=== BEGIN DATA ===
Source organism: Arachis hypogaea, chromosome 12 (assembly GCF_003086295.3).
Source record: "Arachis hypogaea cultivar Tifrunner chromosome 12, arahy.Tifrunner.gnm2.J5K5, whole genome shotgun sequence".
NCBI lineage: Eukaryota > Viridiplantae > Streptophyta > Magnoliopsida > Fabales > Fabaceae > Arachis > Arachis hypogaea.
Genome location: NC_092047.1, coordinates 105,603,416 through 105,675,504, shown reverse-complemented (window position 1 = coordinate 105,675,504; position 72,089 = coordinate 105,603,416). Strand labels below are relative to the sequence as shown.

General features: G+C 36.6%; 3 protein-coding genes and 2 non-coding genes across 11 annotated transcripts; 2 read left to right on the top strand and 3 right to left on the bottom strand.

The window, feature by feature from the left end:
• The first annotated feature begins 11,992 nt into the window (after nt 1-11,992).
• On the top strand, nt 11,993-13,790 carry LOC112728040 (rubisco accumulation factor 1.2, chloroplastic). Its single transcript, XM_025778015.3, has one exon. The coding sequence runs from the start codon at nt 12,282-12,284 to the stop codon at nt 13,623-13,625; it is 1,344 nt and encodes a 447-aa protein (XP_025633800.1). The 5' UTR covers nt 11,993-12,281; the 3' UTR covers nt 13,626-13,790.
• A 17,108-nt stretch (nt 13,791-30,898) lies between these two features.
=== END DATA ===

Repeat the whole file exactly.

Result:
Source organism: Arachis hypogaea, chromosome 12 (assembly GCF_003086295.3).
Source record: "Arachis hypogaea cultivar Tifrunner chromosome 12, arahy.Tifrunner.gnm2.J5K5, whole genome shotgun sequence".
NCBI lineage: Eukaryota > Viridiplantae > Streptophyta > Magnoliopsida > Fabales > Fabaceae > Arachis > Arachis hypogaea.
Genome location: NC_092047.1, coordinates 105,603,416 through 105,675,504, shown reverse-complemented (window position 1 = coordinate 105,675,504; position 72,089 = coordinate 105,603,416). Strand labels below are relative to the sequence as shown.

General features: G+C 36.6%; 3 protein-coding genes and 2 non-coding genes across 11 annotated transcripts; 2 read left to right on the top strand and 3 right to left on the bottom strand.

The window, feature by feature from the left end:
• The first annotated feature begins 11,992 nt into the window (after nt 1-11,992).
• On the top strand, nt 11,993-13,790 carry LOC112728040 (rubisco accumulation factor 1.2, chloroplastic). Its single transcript, XM_025778015.3, has one exon. The coding sequence runs from the start codon at nt 12,282-12,284 to the stop codon at nt 13,623-13,625; it is 1,344 nt and encodes a 447-aa protein (XP_025633800.1). The 5' UTR covers nt 11,993-12,281; the 3' UTR covers nt 13,626-13,790.
• A 17,108-nt stretch (nt 13,791-30,898) lies between these two features.